True, But Useless Information

by Krishna on May 1, 2011

From an old article by Paul Graham:

In a recent talk I said […] that you could get smarter programmers to work on a Python project than you could to work on a Java project. […] I meant that Python programmers are smart. It’s a lot of work to learn a new programming language. And people don’t learn Python because it will get them a job; they learn it because they genuinely like to program and aren’t satisfied with the languages they already know.

Which makes them exactly the kind of programmers companies should want to hire. Hence what, for lack of a better name, I’ll call the Python paradox: if a company chooses to write its software in a comparatively esoteric language, they’ll be able to hire better programmers, because they’ll attract only those who cared enough to learn it. And for programmers the paradox is even more pronounced: the language to learn, if you want to get a good job, is a language that people don’t learn merely to get a job.

The average Python programmer being better than the corresponding Java programmer seems true to me (even if Python is not particularly hard). And today, you could probably add languages like Ruby or F# to the list. The less mainstream the language is, the more knowledgeable someone is in that, the more likely that they are a better programmer and interested in programming beyond a paycheck.

On the other hand, this is almost worthless as a criterion for improving your hiring and selecting your company’s technology. Your biggest problem as an employer, especially if you are a small company or a startup, is to find capable individuals willing to throw in their lot in with you, instead of working at a larger company such as Google or Facebook where they could work on complex tasks and have better job security at the same time. You are looking for talented programmers who are willing to take risks with a smaller company. And at any point in time, most good programmers are not looking for a change.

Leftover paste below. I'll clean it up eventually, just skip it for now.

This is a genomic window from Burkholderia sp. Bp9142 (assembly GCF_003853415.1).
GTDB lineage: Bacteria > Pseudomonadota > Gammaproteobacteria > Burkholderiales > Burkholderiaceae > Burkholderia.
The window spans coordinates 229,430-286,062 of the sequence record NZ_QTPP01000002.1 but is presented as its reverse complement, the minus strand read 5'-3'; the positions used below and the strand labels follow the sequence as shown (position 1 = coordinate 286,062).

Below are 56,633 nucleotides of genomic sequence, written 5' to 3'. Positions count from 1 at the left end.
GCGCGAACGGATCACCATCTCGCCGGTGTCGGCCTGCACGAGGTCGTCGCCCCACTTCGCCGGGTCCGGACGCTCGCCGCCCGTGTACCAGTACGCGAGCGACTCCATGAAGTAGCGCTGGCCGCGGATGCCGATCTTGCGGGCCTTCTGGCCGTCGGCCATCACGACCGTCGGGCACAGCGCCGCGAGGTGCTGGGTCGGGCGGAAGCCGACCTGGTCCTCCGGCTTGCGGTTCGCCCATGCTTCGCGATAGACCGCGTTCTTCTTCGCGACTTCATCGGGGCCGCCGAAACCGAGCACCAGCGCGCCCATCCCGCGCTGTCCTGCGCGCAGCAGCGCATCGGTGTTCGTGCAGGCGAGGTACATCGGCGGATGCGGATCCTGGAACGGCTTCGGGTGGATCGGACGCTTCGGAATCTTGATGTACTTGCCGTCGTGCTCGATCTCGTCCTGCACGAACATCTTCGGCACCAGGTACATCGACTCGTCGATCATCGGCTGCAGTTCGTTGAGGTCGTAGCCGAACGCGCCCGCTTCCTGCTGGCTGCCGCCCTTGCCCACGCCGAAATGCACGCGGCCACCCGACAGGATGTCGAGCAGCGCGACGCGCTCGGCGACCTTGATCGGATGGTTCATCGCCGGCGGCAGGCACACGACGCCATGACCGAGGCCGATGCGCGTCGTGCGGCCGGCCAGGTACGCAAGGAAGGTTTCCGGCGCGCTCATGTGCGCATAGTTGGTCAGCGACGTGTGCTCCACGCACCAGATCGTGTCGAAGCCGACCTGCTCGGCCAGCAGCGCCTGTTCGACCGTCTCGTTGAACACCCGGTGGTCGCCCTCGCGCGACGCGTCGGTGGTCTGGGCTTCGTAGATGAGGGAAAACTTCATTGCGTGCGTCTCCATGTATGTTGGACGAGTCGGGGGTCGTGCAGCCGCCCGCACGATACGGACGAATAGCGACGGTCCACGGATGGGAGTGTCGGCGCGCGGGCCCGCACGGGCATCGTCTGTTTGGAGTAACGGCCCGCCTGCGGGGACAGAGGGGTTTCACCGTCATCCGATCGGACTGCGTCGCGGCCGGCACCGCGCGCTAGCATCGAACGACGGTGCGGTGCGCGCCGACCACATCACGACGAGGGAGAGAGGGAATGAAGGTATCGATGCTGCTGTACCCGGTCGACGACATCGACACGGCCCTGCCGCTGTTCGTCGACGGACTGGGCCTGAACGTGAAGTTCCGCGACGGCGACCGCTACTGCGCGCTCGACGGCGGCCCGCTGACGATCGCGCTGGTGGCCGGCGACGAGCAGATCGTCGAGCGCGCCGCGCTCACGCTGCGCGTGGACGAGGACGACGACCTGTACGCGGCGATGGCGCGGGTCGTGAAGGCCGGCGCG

In any case, your choice of technology and language should be determined by what is best for your product and the skills of your existing employees, not the capability of a future employee. What language and framework will help you deliver the necessary features faster? Which is the strength of your present team? If you need to choose a technology that the existing team members don’t know, how much time would it take for them to master it? What friction in development would you experience in making the change?

Being able to hire the next programmer belongs to the category of problems called “high-class problems”. They are problems of success rather than failure, and they can usually be fixed or mitigated by spending more money. But to achieve success, you need to focus on the here-now, and the choice of technology should be determined by the current factors, not something you would find it easier to do in the future.

{ 2 comments }

Agile Scout May 1, 2011 at 10:37 pm

But then… oh then… what happens when code languages … that were obscure… become more popular?
The cycle continues?

Krishna May 2, 2011 at 10:51 am

There doesn’t seem to be any lack of innovation in the programming language space. The better programmers keep moving up the scale, either with newer programming languages, or better/more complex features in existing languages, new pgmg techniques and so on.

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